Evaluation, Choice, and Purchase

Daniela Ivanova

Department of Economics of Natural Resources, University of National and World Economy, Sofia, Bulgaria


Food choice is a complex process. When buying products, the consumer has to make successive steps:

  • 1) Problem recognition
  • 2) Information search
  • 3) Evaluation of alternatives
  • 4) Product choice (Solomon et al., 2006)

These steps should be thoroughly studied in order to understand how to obtain information, how beliefs are formed and what the criteria are in choosing a product. Of course, consumers do not always react in that order. Their behavior when purchasing food products is not always rational (i.e., it does not always lead to the best possible result for them). This raises the question of how to explain this behavior and what are the factors that influence it.

Food choice is determined by a very large number of factors (variables). But these factors are rarely considered together, probably because researchers tend to focus on a smaller portion of variables. Randall and Sanjur (1981) combine these factors in their model of food choice in three categories: person, product, and environment (see Figure In this model, factors are defined but the cause-and-effect relationships between them are not identified. Despite numerous studies, there is no single model of human behavior, no unifying and all-encompassing theory that can predict it. Any attempt to explain behavior is made in a given context and relies on specific empirical observations. The analytical methods that are applied test one variable while the others are held constants. Therefore, we know a lot about individual factors (people, food, environment), but little about how they interact.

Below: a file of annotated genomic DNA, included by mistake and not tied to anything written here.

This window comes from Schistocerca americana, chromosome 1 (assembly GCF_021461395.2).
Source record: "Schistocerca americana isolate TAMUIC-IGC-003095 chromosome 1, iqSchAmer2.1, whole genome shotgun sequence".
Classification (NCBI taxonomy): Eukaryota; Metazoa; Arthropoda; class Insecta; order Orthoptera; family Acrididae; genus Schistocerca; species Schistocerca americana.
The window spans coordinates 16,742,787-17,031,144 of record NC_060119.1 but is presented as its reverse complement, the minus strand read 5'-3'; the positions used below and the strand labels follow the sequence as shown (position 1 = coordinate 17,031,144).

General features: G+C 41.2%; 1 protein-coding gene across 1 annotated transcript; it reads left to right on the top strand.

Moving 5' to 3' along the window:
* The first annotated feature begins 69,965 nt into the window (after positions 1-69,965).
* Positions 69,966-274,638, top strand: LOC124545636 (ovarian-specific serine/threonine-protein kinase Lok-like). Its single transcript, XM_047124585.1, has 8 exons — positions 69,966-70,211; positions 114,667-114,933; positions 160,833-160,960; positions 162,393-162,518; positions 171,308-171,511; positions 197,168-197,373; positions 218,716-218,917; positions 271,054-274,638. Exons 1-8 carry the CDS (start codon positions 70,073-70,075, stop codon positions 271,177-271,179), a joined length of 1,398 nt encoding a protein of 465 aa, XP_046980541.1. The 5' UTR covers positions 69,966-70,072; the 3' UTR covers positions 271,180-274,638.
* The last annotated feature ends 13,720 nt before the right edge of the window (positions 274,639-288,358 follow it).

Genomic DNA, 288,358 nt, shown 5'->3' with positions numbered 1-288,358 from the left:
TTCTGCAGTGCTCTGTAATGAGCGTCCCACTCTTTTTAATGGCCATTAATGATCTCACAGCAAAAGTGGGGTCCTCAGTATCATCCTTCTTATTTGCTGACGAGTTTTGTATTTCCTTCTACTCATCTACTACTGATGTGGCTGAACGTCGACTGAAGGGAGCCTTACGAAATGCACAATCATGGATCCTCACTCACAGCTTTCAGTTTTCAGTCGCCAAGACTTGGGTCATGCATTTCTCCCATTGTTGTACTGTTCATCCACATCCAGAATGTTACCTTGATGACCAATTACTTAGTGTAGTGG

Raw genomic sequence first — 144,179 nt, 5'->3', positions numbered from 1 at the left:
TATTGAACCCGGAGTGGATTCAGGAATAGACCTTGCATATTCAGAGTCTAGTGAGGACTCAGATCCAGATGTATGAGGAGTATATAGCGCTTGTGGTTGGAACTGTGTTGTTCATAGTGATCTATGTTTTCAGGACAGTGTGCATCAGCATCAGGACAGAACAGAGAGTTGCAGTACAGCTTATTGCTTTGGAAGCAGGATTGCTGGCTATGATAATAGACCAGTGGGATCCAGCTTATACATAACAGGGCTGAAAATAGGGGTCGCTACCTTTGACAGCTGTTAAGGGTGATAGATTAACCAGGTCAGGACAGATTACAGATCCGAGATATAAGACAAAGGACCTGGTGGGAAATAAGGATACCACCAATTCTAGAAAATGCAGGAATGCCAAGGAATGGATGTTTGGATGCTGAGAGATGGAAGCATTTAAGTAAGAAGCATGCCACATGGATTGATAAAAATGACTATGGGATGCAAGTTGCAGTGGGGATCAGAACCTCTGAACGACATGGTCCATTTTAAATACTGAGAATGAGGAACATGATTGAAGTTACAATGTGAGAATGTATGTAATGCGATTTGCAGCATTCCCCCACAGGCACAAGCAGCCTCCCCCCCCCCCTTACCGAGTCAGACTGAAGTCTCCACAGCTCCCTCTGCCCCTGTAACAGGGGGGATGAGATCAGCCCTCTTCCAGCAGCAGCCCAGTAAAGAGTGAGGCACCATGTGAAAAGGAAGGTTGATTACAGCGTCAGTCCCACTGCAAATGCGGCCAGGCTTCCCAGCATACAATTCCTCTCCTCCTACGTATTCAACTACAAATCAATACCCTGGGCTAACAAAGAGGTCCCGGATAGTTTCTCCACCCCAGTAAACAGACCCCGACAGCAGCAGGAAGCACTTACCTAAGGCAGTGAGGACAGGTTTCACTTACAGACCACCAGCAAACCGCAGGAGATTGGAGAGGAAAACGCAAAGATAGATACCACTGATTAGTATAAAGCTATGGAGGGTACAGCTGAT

Advances in Dairy Products, First Edition.

Edited by Francesco Conto, Matteo A. Del Nobile, Michele Faccia, Angelo V. Zambrini, and Amalia Conte. © 2018 John Wiley & Sons Ltd. Published 2018 by John Wiley & Sons Ltd.

Factors influencing food preferences. Source

Figure Factors influencing food preferences. Source: Randall and Sanjur (1981). Reproduced with permission of Taylor and Francis. www.tandfonline.com.

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